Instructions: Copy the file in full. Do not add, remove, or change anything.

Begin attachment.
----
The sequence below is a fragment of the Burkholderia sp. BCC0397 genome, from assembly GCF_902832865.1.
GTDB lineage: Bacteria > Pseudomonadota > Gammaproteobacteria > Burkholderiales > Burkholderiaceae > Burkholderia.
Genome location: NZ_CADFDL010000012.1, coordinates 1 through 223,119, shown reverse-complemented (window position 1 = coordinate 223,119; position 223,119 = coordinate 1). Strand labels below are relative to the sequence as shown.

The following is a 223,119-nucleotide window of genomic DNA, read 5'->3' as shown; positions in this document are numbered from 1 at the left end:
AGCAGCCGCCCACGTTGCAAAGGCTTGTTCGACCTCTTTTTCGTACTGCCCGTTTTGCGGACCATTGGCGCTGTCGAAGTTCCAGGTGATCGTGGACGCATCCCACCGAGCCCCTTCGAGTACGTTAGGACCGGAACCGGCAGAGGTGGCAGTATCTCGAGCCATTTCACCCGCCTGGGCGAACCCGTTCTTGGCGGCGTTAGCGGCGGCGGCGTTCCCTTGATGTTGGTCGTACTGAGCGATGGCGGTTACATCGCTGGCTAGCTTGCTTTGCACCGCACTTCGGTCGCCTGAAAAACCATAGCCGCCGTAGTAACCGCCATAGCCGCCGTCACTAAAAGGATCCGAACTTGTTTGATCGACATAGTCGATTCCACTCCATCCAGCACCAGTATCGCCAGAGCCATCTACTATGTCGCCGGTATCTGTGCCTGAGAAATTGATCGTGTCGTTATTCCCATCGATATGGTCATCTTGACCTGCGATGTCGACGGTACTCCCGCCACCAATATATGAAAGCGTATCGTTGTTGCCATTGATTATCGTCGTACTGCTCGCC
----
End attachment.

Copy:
The sequence below is a fragment of the Burkholderia sp. BCC0397 genome, from assembly GCF_902832865.1.
GTDB lineage: Bacteria > Pseudomonadota > Gammaproteobacteria > Burkholderiales > Burkholderiaceae > Burkholderia.
Genome location: NZ_CADFDL010000012.1, coordinates 1 through 223,119, shown reverse-complemented (window position 1 = coordinate 223,119; position 223,119 = coordinate 1). Strand labels below are relative to the sequence as shown.

The following is a 223,119-nucleotide window of genomic DNA, read 5'->3' as shown; positions in this document are numbered from 1 at the left end:
AGCAGCCGCCCACGTTGCAAAGGCTTGTTCGACCTCTTTTTCGTACTGCCCGTTTTGCGGACCATTGGCGCTGTCGAAGTTCCAGGTGATCGTGGACGCATCCCACCGAGCCCCTTCGAGTACGTTAGGACCGGAACCGGCAGAGGTGGCAGTATCTCGAGCCATTTCACCCGCCTGGGCGAACCCGTTCTTGGCGGCGTTAGCGGCGGCGGCGTTCCCTTGATGTTGGTCGTACTGAGCGATGGCGGTTACATCGCTGGCTAGCTTGCTTTGCACCGCACTTCGGTCGCCTGAAAAACCATAGCCGCCGTAGTAACCGCCATAGCCGCCGTCACTAAAAGGATCCGAACTTGTTTGATCGACATAGTCGATTCCACTCCATCCAGCACCAGTATCGCCAGAGCCATCTACTATGTCGCCGGTATCTGTGCCTGAGAAATTGATCGTGTCGTTATTCCCATCGATATGGTCATCTTGACCTGCGATGTCGACGGTACTCCCGCCACCAATATATGAAAGCGTATCGTTGTTGCCATTGATTATCGTCGTACTGCTCGCC